Two years ago, I submitted a research proposal to three University English Departments. Two years ago, no one wanted to see the idea grow. Do I blame them? No. Do I think it was the most cutting edge research ever? No. But damn have I not been able to give up on being OBSESSED with AI technologies, measuring humanity against robots, and Bladerunner ideology and theory.
So, here’s a little snippet from that old grad school application, as a marker of where I was at the time, and where I could have been now if I had been accepted.
What do you think? Time to reapply?
Research Proposal: 2017
“We all know the popular trope in Science Fiction of “killer” robots— take James Cameron’s The Terminator and Isaac Asmiov’s I, Robot, for example. Each considers a future where humans are in danger of being rendered extinct by a “race” of artificially intelligent robots intent on destruction. While these narratives have until now been imaginary, it might come as a surprise to learn of an already existing effort by the United Nations to “place an outright ban on the development and utilization of automated weapons, also known as ‘killer robots’” (Futurism 2017). So quickly it seems, humans are being faced with the realities of a technology they’ve already had decades to imagine.
My interest, then, lies in investigating the complex evolutionary trajectory of our philosophical ruminations in the SF “genre” as they relate to our current and “real” relationship with Artificial Intelligence (AI) technology. In other words, I want to explore how SF (in print and on screen) has affected or anticipated the way in which humans interact with an increasingly automated existence. Have these warnings and fables made us more accepting and ready for change? Or have these stories made us more fearful, wary of the unfamiliar newness of a technological age we can (even now) barely keep up with?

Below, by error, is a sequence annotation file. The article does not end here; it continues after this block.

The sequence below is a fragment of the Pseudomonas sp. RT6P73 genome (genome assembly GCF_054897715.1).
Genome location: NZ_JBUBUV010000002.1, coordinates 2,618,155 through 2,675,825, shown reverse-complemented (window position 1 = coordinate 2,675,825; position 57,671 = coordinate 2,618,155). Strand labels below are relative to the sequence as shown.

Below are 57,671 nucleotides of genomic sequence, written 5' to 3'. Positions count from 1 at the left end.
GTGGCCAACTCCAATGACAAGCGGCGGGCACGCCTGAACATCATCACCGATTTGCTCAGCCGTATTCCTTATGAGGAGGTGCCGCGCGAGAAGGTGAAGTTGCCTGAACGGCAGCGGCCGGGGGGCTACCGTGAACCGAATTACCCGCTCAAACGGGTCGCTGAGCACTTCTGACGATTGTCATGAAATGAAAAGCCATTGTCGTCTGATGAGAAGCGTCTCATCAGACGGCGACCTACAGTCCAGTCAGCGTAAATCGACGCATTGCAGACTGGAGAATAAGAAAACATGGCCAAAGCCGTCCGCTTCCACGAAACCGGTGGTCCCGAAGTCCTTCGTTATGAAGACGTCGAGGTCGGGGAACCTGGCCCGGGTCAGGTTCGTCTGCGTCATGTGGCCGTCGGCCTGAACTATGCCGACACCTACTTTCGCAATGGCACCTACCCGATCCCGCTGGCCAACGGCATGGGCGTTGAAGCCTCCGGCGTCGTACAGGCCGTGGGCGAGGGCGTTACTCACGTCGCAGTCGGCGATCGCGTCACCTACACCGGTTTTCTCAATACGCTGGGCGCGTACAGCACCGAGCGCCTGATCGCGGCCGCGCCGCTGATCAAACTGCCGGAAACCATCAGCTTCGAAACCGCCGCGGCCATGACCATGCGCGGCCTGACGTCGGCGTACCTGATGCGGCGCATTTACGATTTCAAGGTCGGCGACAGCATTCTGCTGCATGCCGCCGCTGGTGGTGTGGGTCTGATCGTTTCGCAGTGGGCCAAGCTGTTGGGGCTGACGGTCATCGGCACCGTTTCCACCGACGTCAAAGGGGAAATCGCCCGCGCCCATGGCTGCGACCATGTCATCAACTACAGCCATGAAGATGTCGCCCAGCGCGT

With big questions like this rising to the fore, I feel it is important to create a method of tracking this evolutionary trajectory as we begin to seriously construct a purposeful, real-life relationship with technology, and particularly with Artificial Intelligence. As point of entry and focus, I will use three temporally separate (but ideologically similar) SF works: Philip K. Dick’s Do Androids Dream of Electric Sheep (1968), Ridley Scott’s Bladerunner (1982), and Denis Villeneuve’s Bladerunner: 2049 (2017). Specifically, by analyzing these works alongside one another – using their common ethics as a control and their release dates as variables – I will track the differences in each narrative (with relation to human/AI interactions) and thus produce a meaningful evolutionary “map” of our moral, ethical, and philosophical considerations as they’ve advanced over the past 50 years within the genre. Hopefully, this will provide a significant grounding point for further theology and practice in this area.”
Header Image Copyright Jessica Barratt // Intellectual Property of Jessica Barratt, 2019